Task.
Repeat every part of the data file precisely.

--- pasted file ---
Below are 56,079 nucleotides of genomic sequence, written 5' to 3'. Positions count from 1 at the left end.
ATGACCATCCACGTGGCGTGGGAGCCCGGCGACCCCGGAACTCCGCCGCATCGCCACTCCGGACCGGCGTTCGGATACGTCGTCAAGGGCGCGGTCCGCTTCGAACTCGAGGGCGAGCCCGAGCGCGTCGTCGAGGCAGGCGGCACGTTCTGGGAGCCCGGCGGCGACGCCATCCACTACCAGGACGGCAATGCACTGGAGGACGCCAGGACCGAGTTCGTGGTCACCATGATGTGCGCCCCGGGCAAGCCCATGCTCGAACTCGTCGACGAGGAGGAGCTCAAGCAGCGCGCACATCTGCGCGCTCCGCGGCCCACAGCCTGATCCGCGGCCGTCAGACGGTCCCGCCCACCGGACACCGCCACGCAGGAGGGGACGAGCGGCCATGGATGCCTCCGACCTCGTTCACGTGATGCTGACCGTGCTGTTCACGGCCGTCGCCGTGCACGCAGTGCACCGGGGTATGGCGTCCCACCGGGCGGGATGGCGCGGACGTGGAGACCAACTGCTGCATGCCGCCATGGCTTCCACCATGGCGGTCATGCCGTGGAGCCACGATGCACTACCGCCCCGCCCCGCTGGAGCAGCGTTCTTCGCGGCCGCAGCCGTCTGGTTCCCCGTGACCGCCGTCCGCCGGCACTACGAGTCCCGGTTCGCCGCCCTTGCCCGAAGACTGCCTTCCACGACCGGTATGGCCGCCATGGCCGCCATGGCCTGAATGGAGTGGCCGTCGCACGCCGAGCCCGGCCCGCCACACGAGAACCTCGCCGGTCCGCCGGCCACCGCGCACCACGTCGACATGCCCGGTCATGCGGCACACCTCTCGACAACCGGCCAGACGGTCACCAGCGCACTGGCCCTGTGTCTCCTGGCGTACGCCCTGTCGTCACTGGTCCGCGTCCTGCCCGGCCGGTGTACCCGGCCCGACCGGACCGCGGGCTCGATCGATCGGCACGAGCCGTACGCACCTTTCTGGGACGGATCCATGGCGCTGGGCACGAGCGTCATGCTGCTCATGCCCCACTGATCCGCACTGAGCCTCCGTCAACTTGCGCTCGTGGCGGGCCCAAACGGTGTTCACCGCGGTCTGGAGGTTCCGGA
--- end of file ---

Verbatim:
Below are 56,079 nucleotides of genomic sequence, written 5' to 3'. Positions count from 1 at the left end.
ATGACCATCCACGTGGCGTGGGAGCCCGGCGACCCCGGAACTCCGCCGCATCGCCACTCCGGACCGGCGTTCGGATACGTCGTCAAGGGCGCGGTCCGCTTCGAACTCGAGGGCGAGCCCGAGCGCGTCGTCGAGGCAGGCGGCACGTTCTGGGAGCCCGGCGGCGACGCCATCCACTACCAGGACGGCAATGCACTGGAGGACGCCAGGACCGAGTTCGTGGTCACCATGATGTGCGCCCCGGGCAAGCCCATGCTCGAACTCGTCGACGAGGAGGAGCTCAAGCAGCGCGCACATCTGCGCGCTCCGCGGCCCACAGCCTGATCCGCGGCCGTCAGACGGTCCCGCCCACCGGACACCGCCACGCAGGAGGGGACGAGCGGCCATGGATGCCTCCGACCTCGTTCACGTGATGCTGACCGTGCTGTTCACGGCCGTCGCCGTGCACGCAGTGCACCGGGGTATGGCGTCCCACCGGGCGGGATGGCGCGGACGTGGAGACCAACTGCTGCATGCCGCCATGGCTTCCACCATGGCGGTCATGCCGTGGAGCCACGATGCACTACCGCCCCGCCCCGCTGGAGCAGCGTTCTTCGCGGCCGCAGCCGTCTGGTTCCCCGTGACCGCCGTCCGCCGGCACTACGAGTCCCGGTTCGCCGCCCTTGCCCGAAGACTGCCTTCCACGACCGGTATGGCCGCCATGGCCGCCATGGCCTGAATGGAGTGGCCGTCGCACGCCGAGCCCGGCCCGCCACACGAGAACCTCGCCGGTCCGCCGGCCACCGCGCACCACGTCGACATGCCCGGTCATGCGGCACACCTCTCGACAACCGGCCAGACGGTCACCAGCGCACTGGCCCTGTGTCTCCTGGCGTACGCCCTGTCGTCACTGGTCCGCGTCCTGCCCGGCCGGTGTACCCGGCCCGACCGGACCGCGGGCTCGATCGATCGGCACGAGCCGTACGCACCTTTCTGGGACGGATCCATGGCGCTGGGCACGAGCGTCATGCTGCTCATGCCCCACTGATCCGCACTGAGCCTCCGTCAACTTGCGCTCGTGGCGGGCCCAAACGGTGTTCACCGCGGTCTGGAGGTTCCGGA